Canada: Harm Reduction ONLY Failing Community – Recovery Focus Needed

Canada: Premier rejects harm reduction model during funding announcement for new addiction recovery centres

New recovery communities in southern Alberta will open early next year

Sarah Rieger · CBC News Jul 25, 2020

Premier Jason Kenney announces funding for two recovery communities, one on the Blood Reserve and one in Lethbridge County, on Saturday. (Jason Kenney/Twitter)

Alberta Premier Jason Kenney challenged the harm reduction model of addiction treatment on Saturday, during a $10-million funding announcement for two new recovery centres in the southern part of the province.

The premier said the investment, which will bring 125 addiction treatment beds to Lethbridge County and the Blood Tribe First Nation, was part of a plan to build a province-wide continuum of care from addiction prevention, to treatment, to recovery.

The recovery communities are two of five being built across the province, as part of a long-term treatment model that “[encourages] participants to examine their personal behaviour to help them become more pro-social and positively engaged citizens … based on honesty, taking responsibility, hard work, and willingness to learn,” according to a government news release.

When asked by a reporter about the recent defunding of a supervised consumption site and the province’s controversial report that focused on negative community impacts of supervised consumption sites, rather than lives saved, the premier did not mince words.

“Handing somebody who’s deep in addiction a needle is not a continuum of care. I don’t even think it’s terribly compassionate simply to facilitate an addiction rather than to offer a full spectrum of services for recovery and lifetime treatment,” Kenney said.

“If you think the harm reduction obsession is really successful when it comes to preserving human lives, then I invite you to take a stroll down East Hastings on the downtown east side of Vancouver.”

Harm reduction is a method that aims to reduce fatality rates and the harm associated with drug use, while acknowledging that abstinence is not always a realistic goal. Alberta Health Services harm reduction programs include supervised consumption services and providing naloxone kits.

Last week, the province cut off funding to charitable organization ARCHES, which runs Lethbridge’s only supervised consumption site, one of the busiest sites in the country, after an audit found $1.6 million of unaccounted for public money.

A report last year found the province’s sites, including ARCHES, have a 100 per cent success rate at reversing overdoses. The sites also provide other services, like emergency medical care, education on the harms of drug use, and referrals to other social services like counselling.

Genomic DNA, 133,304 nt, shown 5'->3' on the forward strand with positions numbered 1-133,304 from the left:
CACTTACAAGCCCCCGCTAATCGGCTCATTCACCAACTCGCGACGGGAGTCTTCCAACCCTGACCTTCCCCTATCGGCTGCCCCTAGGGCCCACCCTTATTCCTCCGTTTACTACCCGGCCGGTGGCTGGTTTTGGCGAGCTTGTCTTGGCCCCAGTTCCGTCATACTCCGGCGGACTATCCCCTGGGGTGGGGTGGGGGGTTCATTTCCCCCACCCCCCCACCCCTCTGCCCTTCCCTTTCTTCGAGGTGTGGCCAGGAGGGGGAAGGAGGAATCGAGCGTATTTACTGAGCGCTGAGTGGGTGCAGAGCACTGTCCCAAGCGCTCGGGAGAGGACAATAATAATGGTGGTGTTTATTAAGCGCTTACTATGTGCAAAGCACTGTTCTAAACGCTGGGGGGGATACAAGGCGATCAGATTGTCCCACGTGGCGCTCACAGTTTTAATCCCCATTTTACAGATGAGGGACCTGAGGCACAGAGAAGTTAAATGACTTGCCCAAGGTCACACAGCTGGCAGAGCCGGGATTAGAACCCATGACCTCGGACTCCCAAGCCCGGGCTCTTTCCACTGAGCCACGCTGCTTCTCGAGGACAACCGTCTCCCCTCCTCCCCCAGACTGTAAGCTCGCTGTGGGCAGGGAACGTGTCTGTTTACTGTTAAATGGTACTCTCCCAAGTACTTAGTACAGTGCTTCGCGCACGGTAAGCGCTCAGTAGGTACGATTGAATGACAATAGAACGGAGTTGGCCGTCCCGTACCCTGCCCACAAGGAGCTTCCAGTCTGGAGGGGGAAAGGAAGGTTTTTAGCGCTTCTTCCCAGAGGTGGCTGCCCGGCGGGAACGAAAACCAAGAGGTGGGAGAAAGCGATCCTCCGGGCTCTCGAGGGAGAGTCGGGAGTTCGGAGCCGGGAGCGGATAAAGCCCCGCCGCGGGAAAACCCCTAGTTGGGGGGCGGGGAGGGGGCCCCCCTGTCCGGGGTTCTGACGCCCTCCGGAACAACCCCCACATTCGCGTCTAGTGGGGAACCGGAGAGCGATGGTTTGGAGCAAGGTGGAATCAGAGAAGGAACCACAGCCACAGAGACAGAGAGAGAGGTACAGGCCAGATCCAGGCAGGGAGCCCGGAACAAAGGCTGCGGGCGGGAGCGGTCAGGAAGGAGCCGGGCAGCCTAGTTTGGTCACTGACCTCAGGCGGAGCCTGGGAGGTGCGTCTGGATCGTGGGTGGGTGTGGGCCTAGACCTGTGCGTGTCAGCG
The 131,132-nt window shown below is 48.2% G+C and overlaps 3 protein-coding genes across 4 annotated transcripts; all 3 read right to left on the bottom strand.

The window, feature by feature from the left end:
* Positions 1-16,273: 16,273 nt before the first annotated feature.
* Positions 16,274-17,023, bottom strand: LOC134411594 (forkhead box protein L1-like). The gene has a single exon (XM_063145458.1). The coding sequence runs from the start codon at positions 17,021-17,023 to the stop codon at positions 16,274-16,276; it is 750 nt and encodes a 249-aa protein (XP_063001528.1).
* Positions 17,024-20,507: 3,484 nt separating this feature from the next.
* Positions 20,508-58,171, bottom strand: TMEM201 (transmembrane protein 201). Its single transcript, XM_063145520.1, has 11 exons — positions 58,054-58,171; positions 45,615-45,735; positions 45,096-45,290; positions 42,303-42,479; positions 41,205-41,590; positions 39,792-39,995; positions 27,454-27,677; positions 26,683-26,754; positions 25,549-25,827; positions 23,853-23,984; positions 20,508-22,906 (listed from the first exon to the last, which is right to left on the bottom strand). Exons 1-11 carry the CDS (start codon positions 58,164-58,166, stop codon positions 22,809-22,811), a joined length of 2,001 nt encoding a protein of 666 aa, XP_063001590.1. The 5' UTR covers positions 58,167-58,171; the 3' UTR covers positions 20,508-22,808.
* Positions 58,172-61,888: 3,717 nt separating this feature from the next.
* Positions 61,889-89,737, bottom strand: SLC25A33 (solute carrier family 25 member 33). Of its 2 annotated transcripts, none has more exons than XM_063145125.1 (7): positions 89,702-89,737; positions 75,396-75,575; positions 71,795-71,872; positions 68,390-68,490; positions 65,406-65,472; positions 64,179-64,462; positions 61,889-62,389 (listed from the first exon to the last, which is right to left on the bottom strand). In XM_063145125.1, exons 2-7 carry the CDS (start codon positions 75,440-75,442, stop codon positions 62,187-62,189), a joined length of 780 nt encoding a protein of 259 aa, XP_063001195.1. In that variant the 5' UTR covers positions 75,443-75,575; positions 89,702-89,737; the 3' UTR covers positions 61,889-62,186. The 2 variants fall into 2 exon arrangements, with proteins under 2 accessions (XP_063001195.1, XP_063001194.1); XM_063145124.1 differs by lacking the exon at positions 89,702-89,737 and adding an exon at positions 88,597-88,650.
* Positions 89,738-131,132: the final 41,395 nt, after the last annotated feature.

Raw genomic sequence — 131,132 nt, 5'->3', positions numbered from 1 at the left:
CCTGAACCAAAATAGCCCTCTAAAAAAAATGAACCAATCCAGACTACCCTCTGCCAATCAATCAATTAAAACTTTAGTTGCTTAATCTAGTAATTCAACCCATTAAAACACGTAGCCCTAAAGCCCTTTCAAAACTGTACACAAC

Kenney described the findings of the ARCHES audit as “disgusting,” on Saturday, saying that the staff were “exploiting addicts.”

He said the new recovery community model will mean the province is no longer focused on what he described as a single-minded, harm reduction approach, which he said brings a negative impact to local neighbourhoods.

For complete story

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USA: Marketing WEED to Kids? No Sale in Arizona!

HUGE: Amendment Issued to Restrict Funding to States Allowing Kid-Friendly Marijuana Products

Today, Arizona Congresswoman Debbie Lesko introduced two Smart Approaches to Marijuana-supported amendments to the Commerce, Justice, Science and Related Agencies (CJS) Appropriations Bill.

The first amendment would restrict funding for states with legal marijuana markets that have no education campaigns on marijuana impaired driving. The second amendment would reduce federal funding in any state with a marijuana market that allows high potency THC products in the form of a candy, soda, chocolate bar, ice cream, or other kid friendly form, as determined by the Food and Drug Administration (FDA).

Though the House Rules committee voted down the amendments, they represent a new reality wherein lawmakers are wanting to reign in this industry. This is only the beginning and SAM’s govt affairs team looks forward to building support for these commons sense provisions.

Congresswoman Lesko made the following comment concerning the release of these amendments: “Earlier this year, House Democrats pushed a proposal to eliminate flavored tobacco products that were targeted at children. This amendment echoes that legislation by extending the ban on kid-friendly products to THC products,” said Congresswoman Lesko. “If we are going to ban one product because it is kid-friendly, we must also consider the risks of the other.”